Science in Christian Perspective



James 0. Buswell III, M.A.

From JASA 10 (December 1958): 22-23.

I would like to commend to the readers of this column a unique journal, Practical Anthropology. Now in its fifth volume, this journal is published by and for Christian anthropologists, and studies "t e function of Christianity in a cross-cultural sense." According to its Statement of Purpose. it is "designed, for example, to be of benefit to missionaries and to students preparing for missions in that it discusses the problems related to an effective communication of the Gospel across cultural barriers . . ."

An idea of the growth of Practical Anthropology can be gained from the fact that during 1957 alone its circulation jumped from 350 to over 900.. and it's still growing. The subscription rate is $2.00 per year (six issues), or $5.00 for three vears. Address Box 307, Tarrytown, New York.

Below is reprinted an editorial from a recent issue (P.A., Vol. 4, No. 3, May-June. 1957, pp. 101-104) by the editor, Dr. ~Villiam A. Smallev. Mrs. Reyburn, mentioned in the editorial, is Marie Fetzer Reyburn who, with Smalley, authored the Anthropology chapter in Modern Science and Christian Faith. She and her husband have contributed many stimulating articles and reports from the field to the pages of Practical Anthropology.

Proximity or Neighborliness?
By William A. Smalley, Ph.D.

Missionaries talk about "going out to live among the people" (although anyone who has seen a typical mission compound will not take that cliche too literally), but how many have ever thought of being neighbors to these "people" nearby?

In our western world individuals may be thrown into regular contact, even close physical proximity over long periods of time, and not have more than the most superficial social intercourse, if any at all. This is most true of our large cities where people in adjoining apartments may never meet each other, or if they do, may have no more than a formal and polite social interchange. Even in smaller communities, however, the boss who works daily with his men may have no other contact with them (except for the annual Christmas party), and people who bow in church may never meet during the week.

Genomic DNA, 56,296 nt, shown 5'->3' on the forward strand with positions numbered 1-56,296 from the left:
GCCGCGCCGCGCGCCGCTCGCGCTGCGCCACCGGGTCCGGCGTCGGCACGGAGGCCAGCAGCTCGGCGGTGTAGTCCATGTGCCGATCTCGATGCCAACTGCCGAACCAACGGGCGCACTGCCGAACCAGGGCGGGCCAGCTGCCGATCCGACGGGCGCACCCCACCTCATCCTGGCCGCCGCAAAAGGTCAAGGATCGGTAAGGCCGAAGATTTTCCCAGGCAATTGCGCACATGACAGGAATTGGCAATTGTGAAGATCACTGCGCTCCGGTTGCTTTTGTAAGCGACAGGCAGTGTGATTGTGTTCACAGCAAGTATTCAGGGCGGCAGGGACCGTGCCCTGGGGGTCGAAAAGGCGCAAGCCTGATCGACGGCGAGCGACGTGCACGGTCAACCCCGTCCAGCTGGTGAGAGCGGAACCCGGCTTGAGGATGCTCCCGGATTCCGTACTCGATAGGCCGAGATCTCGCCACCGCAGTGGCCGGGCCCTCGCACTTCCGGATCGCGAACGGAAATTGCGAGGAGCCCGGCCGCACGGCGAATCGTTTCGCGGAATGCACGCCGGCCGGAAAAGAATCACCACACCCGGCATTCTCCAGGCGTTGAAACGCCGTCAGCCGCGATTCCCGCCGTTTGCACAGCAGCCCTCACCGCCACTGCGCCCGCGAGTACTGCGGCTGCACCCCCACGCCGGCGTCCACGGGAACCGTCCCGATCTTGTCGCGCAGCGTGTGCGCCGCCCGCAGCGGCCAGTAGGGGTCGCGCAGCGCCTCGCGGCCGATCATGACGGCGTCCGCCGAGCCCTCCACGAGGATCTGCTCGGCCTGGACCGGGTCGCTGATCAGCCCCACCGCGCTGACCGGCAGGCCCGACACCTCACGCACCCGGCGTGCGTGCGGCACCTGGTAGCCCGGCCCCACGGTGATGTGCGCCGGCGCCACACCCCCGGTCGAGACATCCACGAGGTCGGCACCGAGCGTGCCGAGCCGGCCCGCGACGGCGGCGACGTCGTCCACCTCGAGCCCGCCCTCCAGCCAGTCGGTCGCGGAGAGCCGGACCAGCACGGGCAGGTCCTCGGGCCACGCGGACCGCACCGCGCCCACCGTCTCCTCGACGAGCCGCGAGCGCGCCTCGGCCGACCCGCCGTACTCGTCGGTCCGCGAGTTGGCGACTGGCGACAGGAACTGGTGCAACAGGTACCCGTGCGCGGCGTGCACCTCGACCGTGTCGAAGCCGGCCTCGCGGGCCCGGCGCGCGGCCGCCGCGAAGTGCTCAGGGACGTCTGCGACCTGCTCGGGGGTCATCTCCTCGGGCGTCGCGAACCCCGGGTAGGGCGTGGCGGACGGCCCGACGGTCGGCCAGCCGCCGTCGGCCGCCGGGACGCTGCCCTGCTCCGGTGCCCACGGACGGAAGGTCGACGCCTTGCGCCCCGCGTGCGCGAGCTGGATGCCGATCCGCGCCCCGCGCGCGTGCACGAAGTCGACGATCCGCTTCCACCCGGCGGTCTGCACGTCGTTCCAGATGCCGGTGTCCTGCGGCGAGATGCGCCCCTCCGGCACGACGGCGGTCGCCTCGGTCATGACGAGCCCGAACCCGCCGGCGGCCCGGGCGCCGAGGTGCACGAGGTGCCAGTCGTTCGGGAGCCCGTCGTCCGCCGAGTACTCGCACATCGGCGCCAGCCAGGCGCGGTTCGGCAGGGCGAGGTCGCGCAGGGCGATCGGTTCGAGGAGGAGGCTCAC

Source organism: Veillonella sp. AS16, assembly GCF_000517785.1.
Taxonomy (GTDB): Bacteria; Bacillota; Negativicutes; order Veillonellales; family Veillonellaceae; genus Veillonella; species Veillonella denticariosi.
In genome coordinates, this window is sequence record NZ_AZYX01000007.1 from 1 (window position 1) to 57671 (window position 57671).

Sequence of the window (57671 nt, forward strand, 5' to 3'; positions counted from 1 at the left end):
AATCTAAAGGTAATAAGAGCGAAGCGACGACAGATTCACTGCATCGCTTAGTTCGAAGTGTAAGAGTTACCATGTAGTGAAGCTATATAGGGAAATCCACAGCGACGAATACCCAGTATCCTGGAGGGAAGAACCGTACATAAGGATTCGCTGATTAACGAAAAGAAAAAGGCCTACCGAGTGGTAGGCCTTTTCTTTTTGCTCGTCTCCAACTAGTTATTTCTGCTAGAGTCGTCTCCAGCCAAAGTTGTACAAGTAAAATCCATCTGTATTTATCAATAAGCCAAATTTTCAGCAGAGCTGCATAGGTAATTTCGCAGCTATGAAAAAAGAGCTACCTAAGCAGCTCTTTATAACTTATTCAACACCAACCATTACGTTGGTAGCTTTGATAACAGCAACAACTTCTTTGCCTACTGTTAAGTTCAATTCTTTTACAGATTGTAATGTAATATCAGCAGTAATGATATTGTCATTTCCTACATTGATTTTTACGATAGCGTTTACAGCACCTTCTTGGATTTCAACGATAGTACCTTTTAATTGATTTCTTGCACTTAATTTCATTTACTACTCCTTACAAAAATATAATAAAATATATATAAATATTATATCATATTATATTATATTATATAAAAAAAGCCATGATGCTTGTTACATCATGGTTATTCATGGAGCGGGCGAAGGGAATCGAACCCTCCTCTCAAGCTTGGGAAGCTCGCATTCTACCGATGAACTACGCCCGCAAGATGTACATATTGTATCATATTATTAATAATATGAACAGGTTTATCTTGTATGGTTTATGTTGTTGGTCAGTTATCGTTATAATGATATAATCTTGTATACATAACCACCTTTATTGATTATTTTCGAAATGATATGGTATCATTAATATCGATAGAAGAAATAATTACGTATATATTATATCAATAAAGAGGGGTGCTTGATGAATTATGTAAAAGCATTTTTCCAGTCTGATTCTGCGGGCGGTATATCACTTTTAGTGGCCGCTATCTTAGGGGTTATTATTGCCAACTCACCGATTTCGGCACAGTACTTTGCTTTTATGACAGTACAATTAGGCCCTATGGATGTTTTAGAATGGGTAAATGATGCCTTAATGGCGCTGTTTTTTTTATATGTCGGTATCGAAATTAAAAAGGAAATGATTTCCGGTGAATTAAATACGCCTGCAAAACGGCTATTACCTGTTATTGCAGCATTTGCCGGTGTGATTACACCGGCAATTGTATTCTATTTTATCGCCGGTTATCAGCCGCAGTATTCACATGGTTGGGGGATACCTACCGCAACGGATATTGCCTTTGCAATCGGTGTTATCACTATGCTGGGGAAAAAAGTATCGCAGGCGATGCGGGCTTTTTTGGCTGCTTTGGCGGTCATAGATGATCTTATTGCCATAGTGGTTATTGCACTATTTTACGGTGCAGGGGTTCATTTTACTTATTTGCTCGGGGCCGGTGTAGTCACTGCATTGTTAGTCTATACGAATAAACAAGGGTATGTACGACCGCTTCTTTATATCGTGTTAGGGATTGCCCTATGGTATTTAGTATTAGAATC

It is not until we reach the very small rural community in the United States that we find a high degree of neighborliness between people in close proximity, where everybody knows everybody else. An indication of the fact that in our culture we do not always put high value on such relationships is that we may add to the previous sentence: and where everybody minds everybody else's business.

In our highly complex society we have built cultural devices for keeping people close by from being neighbors unless for some reason we choose to include them. These barriers provide a protection for us, keep us from having to associate with people who are not compatible, whose race or education or social status is different from ours. We can withdraw within the barriers for security from people and social patterns which conflict with our own.

Some missionaries live in large cities where this urban pattern of proximity without neighborliness may be well developed. If they bring in their insulating mechanism as part of their cultural baggage it is not particularly conspicuous, although even in the urban setting it may be an almost insurmountable barrier to effective communication on an individual level. Such missionaries have to rely on the mechanics of playing church and mass evangelism to do what has historically been most effectively done by the personal contact of one dedicated soul with his neighbor.